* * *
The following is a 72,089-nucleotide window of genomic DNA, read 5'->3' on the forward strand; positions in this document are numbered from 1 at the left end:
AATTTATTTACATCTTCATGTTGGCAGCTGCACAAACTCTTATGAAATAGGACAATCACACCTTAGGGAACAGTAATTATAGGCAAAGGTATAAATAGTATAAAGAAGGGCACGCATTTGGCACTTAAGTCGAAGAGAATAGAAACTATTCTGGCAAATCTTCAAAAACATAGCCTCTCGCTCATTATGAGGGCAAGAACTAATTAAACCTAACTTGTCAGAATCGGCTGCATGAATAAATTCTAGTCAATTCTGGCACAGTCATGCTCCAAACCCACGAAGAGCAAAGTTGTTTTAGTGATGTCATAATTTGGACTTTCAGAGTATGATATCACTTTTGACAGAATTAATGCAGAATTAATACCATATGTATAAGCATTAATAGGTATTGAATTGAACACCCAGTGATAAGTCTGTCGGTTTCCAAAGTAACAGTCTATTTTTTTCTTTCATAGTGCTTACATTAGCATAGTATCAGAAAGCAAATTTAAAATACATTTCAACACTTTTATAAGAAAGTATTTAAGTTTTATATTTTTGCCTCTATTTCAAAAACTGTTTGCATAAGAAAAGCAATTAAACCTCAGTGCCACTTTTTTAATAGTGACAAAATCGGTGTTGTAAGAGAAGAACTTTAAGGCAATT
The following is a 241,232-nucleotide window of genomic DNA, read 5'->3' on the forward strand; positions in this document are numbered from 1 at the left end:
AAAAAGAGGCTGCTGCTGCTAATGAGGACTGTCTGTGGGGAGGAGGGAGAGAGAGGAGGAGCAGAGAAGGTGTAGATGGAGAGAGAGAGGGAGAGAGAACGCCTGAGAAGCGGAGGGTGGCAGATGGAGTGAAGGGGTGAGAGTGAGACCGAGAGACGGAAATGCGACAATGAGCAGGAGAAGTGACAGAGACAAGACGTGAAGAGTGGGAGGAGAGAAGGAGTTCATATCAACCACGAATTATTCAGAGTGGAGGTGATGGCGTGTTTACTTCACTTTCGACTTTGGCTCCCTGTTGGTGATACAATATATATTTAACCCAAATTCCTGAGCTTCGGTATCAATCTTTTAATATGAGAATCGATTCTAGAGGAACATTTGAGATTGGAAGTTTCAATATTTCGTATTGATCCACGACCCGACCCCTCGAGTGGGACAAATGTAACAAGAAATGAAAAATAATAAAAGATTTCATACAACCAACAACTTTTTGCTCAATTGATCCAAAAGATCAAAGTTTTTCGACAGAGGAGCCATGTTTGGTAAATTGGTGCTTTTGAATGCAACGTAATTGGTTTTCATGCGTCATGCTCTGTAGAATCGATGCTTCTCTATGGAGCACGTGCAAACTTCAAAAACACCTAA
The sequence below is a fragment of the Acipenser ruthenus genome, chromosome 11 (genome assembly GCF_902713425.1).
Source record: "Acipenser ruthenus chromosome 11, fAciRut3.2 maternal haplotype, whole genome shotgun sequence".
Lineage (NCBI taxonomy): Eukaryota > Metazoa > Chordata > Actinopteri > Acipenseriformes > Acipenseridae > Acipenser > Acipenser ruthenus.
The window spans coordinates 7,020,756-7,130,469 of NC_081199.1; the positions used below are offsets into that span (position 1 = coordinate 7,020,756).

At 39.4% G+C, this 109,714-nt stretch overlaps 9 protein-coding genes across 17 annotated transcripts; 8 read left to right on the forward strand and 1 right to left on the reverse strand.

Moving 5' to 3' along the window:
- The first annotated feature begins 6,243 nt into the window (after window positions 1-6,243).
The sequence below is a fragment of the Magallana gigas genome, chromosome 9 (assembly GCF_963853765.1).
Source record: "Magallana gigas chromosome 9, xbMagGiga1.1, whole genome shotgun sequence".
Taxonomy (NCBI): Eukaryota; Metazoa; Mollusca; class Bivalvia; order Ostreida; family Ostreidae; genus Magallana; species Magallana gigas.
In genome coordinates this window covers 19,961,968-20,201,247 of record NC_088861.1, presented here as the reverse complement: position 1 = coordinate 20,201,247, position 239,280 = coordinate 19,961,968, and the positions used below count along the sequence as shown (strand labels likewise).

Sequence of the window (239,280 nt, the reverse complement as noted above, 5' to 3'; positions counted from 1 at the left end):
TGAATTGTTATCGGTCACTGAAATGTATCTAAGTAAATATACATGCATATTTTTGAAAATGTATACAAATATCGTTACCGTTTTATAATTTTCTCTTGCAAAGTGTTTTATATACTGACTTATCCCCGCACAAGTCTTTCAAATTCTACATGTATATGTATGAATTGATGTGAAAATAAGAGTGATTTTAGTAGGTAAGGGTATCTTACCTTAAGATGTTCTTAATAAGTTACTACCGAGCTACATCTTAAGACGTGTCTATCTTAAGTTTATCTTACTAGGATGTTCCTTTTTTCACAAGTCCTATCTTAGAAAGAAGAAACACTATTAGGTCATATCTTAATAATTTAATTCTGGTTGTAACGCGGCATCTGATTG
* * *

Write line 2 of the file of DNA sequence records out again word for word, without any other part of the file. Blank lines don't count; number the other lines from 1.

AATTTATTTACATCTTCATGTTGGCAGCTGCACAAACTCTTATGAAATAGGACAATCACACCTTAGGGAACAGTAATTATAGGCAAAGGTATAAATAGTATAAAGAAGGGCACGCATTTGGCACTTAAGTCGAAGAGAATAGAAACTATTCTGGCAAATCTTCAAAAACATAGCCTCTCGCTCATTATGAGGGCAAGAACTAATTAAACCTAACTTGTCAGAATCGGCTGCATGAATAAATTCTAGTCAATTCTGGCACAGTCATGCTCCAAACCCACGAAGAGCAAAGTTGTTTTAGTGATGTCATAATTTGGACTTTCAGAGTATGATATCACTTTTGACAGAATTAATGCAGAATTAATACCATATGTATAAGCATTAATAGGTATTGAATTGAACACCCAGTGATAAGTCTGTCGGTTTCCAAAGTAACAGTCTATTTTTTTCTTTCATAGTGCTTACATTAGCATAGTATCAGAAAGCAAATTTAAAATACATTTCAACACTTTTATAAGAAAGTATTTAAGTTTTATATTTTTGCCTCTATTTCAAAAACTGTTTGCATAAGAAAAGCAATTAAACCTCAGTGCCACTTTTTTAATAGTGACAAAATCGGTGTTGTAAGAGAAGAACTTTAAGGCAATT